The Beloved Crocus

The Beloved Crocus
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The Beloved CrocusHarriet Beecher Stow writes of the crocus bulb:

"Ah, deeper down--cold, dark, and chill--

We buried our heart's flower,

But angel-like shall he arise

In spring's immortal hour."

The crocus is a treasure of spring, when we feel a bit cooped up from the cold winter, and long for color, they pop up so cheerful and bright!

Crocus is easy to plant and nurture, so be sure to try a grouping this year. They do best in full sun, however, if the planting area receives sun in the spring before the leaves on the trees are out, they will do fine too. Prepare the soil with compost or manure before planting the bulbs. They don't need especially fertile soil, but preparation is good.

If squirrels or other rodents are a problem you'll want to try planting the corms of your crocus a bit deeper, about 5 inches, and mulch with chopped up fallen leaves. You can also try "planting" a few moth balls in the ground around the corms too-squirrels generally don't like the smell.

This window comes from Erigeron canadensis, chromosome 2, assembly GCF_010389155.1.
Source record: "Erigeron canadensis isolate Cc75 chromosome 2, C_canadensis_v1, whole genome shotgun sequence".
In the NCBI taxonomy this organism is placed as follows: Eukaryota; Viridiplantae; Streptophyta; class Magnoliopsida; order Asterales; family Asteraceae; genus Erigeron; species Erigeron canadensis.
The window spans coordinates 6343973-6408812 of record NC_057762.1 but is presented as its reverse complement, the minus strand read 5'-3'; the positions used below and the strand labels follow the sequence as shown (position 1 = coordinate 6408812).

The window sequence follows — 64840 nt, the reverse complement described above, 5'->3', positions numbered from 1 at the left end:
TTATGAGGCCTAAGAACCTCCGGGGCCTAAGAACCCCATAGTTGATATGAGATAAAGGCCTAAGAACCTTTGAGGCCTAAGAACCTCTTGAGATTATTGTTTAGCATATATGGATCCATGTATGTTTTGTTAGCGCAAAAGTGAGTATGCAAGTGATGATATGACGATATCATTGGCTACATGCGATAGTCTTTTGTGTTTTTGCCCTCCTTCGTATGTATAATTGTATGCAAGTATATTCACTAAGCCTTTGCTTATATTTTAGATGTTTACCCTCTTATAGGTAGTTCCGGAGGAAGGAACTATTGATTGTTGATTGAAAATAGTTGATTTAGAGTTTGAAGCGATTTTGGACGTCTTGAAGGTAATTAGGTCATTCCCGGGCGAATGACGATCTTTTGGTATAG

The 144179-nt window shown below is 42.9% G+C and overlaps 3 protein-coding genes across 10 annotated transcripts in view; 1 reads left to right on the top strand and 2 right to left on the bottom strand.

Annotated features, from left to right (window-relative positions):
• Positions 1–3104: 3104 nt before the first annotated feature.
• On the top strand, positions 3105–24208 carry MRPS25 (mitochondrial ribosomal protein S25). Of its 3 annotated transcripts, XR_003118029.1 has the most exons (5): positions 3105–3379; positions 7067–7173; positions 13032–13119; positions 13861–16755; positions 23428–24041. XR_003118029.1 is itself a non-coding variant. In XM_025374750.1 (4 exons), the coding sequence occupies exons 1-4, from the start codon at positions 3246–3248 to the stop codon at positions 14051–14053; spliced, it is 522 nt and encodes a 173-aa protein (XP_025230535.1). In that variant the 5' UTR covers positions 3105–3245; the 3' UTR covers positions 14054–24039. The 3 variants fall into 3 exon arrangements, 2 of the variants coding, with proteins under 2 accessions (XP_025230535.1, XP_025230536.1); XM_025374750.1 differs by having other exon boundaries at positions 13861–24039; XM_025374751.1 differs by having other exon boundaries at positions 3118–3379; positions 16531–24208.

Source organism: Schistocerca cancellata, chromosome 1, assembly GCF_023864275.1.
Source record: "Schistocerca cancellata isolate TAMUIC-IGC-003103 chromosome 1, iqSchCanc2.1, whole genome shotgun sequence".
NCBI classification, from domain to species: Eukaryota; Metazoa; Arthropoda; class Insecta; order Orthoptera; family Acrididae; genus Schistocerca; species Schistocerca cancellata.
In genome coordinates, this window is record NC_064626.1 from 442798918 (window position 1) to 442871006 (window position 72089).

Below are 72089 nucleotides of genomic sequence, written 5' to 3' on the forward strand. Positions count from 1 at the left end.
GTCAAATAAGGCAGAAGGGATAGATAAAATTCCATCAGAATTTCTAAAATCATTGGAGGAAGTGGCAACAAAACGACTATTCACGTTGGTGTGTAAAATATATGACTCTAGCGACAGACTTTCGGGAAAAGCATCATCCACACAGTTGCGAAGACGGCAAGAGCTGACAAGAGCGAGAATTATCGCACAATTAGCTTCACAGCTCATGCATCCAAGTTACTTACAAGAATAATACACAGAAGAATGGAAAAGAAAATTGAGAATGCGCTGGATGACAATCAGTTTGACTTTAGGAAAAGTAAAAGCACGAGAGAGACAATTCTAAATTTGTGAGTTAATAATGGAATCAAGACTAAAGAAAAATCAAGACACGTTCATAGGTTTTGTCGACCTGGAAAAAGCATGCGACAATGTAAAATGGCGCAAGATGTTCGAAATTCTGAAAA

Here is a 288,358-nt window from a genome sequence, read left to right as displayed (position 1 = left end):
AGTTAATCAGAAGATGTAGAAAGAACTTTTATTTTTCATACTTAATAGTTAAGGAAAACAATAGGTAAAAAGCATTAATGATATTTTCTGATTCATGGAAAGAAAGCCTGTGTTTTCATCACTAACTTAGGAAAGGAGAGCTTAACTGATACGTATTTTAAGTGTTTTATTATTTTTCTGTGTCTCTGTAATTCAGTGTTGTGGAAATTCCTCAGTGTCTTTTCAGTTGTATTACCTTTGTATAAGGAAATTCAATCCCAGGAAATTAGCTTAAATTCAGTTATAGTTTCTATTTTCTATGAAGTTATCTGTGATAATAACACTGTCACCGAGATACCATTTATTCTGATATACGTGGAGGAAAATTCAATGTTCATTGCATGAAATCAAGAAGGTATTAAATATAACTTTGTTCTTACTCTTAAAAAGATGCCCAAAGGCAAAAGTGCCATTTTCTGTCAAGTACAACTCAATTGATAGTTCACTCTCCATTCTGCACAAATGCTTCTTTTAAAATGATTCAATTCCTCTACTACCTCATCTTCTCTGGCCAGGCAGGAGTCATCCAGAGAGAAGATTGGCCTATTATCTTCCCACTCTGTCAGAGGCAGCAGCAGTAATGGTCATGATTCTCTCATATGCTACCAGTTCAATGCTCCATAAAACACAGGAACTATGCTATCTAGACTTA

Crocus is prettiest planted in groups, whether in mixed colors or little sections of all one color. Plant them about 3-4 inches apart. They will fill in later as they multiply. Once they become too crowded you can dig them up after their foliage browns in the spring and divide them.

You can also lift small patches of grass with a trowel, add a little compost to the soil, plant your crocus and replace the grass. Be sure you don't mow over the foliage the next spring until the blooms are gone and leaves have yellowed.

This is a neat way to plant along walks or fences! You can also plant them in a circle, which will make your children or grandchildren giggle if you tell them perhaps the fairies dance in the circle or give tea parties while they sleep.



About The Author

Brenda Hyde is a freelance writer living on ten acres in rural Michigan with her husband and three kids. She is a mom, grandma, gardener, cook and writer. She blogs on all of these topics at


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